This article was originally published here
Urol Oncol. 2021 Apr 12:S1078-1439(21)00104-6. doi: 10.1016/j.urolonc.2021.02.023. Online ahead of print.
BACKGROUND: Prostate cancer represents a significant health burden on New Zealand men. There are increasing concerns regarding inequities in prostate cancer morbidity and mortality among the different ethnic groups in New Zealand. This study aims to assess ethnic differences in survival outcomes among men newly diagnosed with prostate cancer.
MATERIALS AND METHODS: The analyzed cohort included 42,563 men, 40 years or older, diagnosed with prostate cancer from January 1st, 2000 to January 1st, 2016. Overall and cancer-specific survivals were estimated for the main ethnic groups in New Zealand namely: Māori (indigenous), Pacific, Asian, and European. Hazard ratio (HR) of death from prostate cancer was calculated with Fine-Gray competing risk regression, while adjusting for age, socioeconomic deprivation, year of cancer diagnosis, residential status, presence of urology service, and cancer grade at diagnosis.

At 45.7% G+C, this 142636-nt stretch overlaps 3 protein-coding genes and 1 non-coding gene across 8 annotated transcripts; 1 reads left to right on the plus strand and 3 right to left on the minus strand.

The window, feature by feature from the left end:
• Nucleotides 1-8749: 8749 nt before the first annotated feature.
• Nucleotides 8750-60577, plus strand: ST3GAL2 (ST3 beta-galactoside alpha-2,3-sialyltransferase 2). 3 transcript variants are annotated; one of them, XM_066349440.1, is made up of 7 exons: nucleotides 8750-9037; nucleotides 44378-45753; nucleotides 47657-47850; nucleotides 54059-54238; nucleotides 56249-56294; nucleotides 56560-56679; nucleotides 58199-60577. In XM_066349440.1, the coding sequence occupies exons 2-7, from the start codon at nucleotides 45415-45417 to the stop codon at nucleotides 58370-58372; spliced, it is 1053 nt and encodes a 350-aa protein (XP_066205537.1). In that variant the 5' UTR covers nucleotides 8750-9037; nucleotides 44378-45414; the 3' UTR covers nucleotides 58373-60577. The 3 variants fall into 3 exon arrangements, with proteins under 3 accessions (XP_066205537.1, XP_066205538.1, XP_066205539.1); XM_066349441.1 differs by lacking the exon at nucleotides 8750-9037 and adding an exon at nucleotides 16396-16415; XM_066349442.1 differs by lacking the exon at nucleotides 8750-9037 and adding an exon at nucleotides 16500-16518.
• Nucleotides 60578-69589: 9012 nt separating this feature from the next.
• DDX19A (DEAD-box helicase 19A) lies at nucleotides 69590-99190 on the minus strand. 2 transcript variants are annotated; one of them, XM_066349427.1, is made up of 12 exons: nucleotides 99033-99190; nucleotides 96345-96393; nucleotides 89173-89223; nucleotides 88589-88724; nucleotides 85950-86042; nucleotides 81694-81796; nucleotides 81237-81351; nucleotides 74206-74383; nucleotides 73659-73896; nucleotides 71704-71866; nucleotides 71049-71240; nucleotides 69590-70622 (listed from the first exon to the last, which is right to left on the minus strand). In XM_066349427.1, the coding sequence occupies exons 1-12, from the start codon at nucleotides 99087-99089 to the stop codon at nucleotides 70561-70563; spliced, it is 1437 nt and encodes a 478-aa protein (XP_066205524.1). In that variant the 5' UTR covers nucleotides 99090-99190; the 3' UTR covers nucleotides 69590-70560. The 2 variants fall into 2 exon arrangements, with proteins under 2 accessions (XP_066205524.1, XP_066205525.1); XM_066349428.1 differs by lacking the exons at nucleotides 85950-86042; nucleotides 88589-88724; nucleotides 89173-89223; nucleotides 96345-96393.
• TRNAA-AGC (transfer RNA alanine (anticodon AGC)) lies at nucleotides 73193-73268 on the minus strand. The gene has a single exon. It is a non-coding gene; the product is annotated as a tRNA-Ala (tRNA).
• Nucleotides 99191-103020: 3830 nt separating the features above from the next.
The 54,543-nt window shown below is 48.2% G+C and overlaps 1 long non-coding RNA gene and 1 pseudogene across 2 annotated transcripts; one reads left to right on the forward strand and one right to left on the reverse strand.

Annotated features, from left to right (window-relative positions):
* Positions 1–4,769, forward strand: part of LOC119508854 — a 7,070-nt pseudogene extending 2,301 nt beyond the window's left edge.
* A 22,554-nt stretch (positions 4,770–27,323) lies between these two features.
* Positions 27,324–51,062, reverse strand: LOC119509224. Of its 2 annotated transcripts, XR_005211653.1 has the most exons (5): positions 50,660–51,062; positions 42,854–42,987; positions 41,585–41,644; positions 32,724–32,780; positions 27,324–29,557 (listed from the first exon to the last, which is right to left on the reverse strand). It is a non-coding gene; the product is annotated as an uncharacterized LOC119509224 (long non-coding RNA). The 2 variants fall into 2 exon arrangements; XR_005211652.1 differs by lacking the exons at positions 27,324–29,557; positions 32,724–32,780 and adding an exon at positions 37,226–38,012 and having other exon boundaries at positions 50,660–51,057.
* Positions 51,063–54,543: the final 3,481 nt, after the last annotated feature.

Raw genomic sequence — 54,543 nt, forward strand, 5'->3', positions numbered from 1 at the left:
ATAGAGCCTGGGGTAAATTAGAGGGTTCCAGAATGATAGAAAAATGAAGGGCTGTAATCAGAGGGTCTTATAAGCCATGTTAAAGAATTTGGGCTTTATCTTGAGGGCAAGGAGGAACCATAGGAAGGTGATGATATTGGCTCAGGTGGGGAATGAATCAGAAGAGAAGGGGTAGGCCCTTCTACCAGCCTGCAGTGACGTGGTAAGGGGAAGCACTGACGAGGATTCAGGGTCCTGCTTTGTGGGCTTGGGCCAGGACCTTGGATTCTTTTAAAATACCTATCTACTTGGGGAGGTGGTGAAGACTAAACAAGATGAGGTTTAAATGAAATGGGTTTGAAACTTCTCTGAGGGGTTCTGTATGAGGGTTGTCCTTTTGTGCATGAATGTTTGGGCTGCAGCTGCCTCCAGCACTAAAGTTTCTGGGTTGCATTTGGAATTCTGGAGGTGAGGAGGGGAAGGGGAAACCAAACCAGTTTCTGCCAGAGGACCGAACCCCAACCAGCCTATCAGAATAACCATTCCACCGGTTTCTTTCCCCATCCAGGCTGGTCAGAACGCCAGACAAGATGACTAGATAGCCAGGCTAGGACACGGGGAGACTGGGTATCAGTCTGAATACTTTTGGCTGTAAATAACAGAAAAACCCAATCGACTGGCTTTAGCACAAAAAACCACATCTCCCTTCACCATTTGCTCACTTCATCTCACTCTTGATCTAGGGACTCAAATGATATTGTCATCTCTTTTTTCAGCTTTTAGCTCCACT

RESULTS: Among all ethnic groups, Māori participants consistently had worst survival outcomes. At 15-year follow-up, the overall cumulative survival probabilities were 39.8%, 43.6%, 63.3%, and 46.5%, for Māori, Pacific, Asian and European men, respectively. In the same order, cancer-specific survivals were 62.7%, 64.3%, 79.8% and 72.0%. Māori men had 43% higher risk of dying from prostate cancer when compared to Europeans. This persisted following adjustments in the multivariable model (adjusted HR = 1.44, [95% CI: 1.29-1.61], P< 0.001). Conversely, differences in sociodemographic and cancer characteristics between Pacific and European men could explain the higher mortality risk in the former group (adjusted HR = 1.00, [95% CI: 0.84-1.19], P= 0.990).
CONCLUSIONS: Significant ethnic disparities in prostate cancer survival outcomes are currently present in New Zealand. Several explanations have been proposed to account for this observation including differences in comorbidities, healthcare access and cancer grade at diagnosis.